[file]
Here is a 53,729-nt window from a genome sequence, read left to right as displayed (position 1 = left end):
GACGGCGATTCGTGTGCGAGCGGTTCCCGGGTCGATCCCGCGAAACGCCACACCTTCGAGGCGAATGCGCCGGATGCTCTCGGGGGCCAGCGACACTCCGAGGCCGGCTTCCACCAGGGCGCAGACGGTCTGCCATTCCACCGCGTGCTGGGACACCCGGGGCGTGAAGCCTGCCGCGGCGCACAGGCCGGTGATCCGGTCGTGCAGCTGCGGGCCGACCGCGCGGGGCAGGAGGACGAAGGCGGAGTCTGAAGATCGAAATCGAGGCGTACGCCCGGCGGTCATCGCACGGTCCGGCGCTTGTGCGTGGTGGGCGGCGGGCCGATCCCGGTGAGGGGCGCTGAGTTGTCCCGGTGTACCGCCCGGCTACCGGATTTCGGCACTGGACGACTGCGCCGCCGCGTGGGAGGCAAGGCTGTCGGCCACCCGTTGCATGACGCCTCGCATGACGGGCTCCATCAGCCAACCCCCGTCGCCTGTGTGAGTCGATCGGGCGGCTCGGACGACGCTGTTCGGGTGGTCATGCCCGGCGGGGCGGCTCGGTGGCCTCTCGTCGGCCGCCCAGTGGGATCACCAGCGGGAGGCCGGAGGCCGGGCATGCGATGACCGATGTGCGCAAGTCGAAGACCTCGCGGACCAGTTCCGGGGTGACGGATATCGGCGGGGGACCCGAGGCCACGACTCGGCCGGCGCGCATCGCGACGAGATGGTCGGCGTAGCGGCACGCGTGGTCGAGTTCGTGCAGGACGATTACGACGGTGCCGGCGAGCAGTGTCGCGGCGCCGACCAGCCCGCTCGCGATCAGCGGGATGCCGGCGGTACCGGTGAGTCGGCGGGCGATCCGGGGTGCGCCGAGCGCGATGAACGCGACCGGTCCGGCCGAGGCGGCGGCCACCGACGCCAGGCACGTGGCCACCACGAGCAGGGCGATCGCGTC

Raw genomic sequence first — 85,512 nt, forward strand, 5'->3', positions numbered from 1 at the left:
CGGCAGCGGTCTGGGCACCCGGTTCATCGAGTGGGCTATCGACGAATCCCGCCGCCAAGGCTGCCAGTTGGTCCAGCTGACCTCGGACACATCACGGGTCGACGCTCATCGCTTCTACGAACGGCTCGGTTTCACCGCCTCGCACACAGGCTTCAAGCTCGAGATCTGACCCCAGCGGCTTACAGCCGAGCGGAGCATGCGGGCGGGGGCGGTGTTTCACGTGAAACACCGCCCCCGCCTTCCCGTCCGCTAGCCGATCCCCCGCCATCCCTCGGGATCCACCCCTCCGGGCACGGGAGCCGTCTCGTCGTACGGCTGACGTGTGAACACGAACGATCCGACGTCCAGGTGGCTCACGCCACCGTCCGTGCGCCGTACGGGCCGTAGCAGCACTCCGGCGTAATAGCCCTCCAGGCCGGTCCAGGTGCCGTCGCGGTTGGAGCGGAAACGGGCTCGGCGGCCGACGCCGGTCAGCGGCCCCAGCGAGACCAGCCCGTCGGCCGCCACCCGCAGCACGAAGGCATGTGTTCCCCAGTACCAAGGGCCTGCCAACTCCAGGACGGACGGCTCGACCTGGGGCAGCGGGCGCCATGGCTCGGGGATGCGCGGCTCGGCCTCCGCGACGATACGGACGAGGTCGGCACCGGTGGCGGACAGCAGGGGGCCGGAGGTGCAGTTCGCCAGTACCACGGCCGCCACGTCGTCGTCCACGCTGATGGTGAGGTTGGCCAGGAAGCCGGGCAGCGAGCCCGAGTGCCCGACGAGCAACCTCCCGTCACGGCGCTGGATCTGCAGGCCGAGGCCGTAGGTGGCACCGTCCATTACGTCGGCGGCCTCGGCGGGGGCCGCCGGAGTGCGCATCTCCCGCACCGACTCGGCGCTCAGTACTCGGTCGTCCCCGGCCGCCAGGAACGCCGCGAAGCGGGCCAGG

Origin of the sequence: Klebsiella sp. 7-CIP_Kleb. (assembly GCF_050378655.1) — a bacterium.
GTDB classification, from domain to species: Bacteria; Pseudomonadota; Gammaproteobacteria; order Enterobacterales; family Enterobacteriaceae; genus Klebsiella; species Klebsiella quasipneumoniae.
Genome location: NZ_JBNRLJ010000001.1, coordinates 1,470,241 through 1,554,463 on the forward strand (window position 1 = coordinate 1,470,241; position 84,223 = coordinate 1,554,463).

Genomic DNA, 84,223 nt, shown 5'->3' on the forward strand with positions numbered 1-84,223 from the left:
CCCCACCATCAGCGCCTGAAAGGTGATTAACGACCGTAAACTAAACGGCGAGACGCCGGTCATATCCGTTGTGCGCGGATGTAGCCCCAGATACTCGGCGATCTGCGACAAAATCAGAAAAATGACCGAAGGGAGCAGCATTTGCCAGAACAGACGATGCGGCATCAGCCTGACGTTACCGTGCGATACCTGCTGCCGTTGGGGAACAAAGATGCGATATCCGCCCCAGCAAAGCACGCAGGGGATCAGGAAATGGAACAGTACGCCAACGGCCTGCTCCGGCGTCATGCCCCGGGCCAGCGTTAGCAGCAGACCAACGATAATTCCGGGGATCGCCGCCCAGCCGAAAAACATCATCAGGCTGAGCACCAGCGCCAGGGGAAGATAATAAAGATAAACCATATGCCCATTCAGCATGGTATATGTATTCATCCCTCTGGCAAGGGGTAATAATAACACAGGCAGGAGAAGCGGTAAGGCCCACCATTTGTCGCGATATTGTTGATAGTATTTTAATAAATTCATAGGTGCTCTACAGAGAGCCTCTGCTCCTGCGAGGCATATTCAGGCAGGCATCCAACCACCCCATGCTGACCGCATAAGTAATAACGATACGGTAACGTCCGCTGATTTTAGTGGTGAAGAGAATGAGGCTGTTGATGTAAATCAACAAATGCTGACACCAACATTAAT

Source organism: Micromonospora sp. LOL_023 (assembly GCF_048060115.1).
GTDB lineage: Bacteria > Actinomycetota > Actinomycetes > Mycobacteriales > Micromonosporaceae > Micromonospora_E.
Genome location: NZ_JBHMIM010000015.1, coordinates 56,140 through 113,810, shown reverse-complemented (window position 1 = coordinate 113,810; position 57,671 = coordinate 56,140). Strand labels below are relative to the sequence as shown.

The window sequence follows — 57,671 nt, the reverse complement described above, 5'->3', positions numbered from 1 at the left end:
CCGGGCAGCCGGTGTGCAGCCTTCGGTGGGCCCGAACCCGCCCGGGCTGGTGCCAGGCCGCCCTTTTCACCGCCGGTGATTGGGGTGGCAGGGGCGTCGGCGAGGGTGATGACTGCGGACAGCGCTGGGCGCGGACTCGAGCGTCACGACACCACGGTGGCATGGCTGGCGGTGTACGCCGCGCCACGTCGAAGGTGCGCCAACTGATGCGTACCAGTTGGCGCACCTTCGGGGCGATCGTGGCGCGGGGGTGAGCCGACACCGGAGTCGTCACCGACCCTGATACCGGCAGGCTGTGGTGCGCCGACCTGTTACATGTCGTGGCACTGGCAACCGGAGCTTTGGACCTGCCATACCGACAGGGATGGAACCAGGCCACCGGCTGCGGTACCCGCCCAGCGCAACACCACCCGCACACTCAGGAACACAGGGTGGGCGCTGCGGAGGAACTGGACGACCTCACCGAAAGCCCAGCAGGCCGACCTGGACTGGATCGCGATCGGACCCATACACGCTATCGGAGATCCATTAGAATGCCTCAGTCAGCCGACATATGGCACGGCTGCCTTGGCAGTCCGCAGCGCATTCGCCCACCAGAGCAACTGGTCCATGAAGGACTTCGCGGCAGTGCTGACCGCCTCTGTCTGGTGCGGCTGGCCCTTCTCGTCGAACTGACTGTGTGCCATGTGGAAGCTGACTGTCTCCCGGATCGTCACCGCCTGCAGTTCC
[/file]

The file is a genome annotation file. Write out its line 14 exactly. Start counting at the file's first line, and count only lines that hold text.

CCGGGCAGCCGGTGTGCAGCCTTCGGTGGGCCCGAACCCGCCCGGGCTGGTGCCAGGCCGCCCTTTTCACCGCCGGTGATTGGGGTGGCAGGGGCGTCGGCGAGGGTGATGACTGCGGACAGCGCTGGGCGCGGACTCGAGCGTCACGACACCACGGTGGCATGGCTGGCGGTGTACGCCGCGCCACGTCGAAGGTGCGCCAACTGATGCGTACCAGTTGGCGCACCTTCGGGGCGATCGTGGCGCGGGGGTGAGCCGACACCGGAGTCGTCACCGACCCTGATACCGGCAGGCTGTGGTGCGCCGACCTGTTACATGTCGTGGCACTGGCAACCGGAGCTTTGGACCTGCCATACCGACAGGGATGGAACCAGGCCACCGGCTGCGGTACCCGCCCAGCGCAACACCACCCGCACACTCAGGAACACAGGGTGGGCGCTGCGGAGGAACTGGACGACCTCACCGAAAGCCCAGCAGGCCGACCTGGACTGGATCGCGATCGGACCCATACACGCTATCGGAGATCCATTAGAATGCCTCAGTCAGCCGACATATGGCACGGCTGCCTTGGCAGTCCGCAGCGCATTCGCCCACCAGAGCAACTGGTCCATGAAGGACTTCGCGGCAGTGCTGACCGCCTCTGTCTGGTGCGGCTGGCCCTTCTCGTCGAACTGACTGTGTGCCATGTGGAAGCTGACTGTCTCCCGGATCGTCACCGCCTGCAGTTCC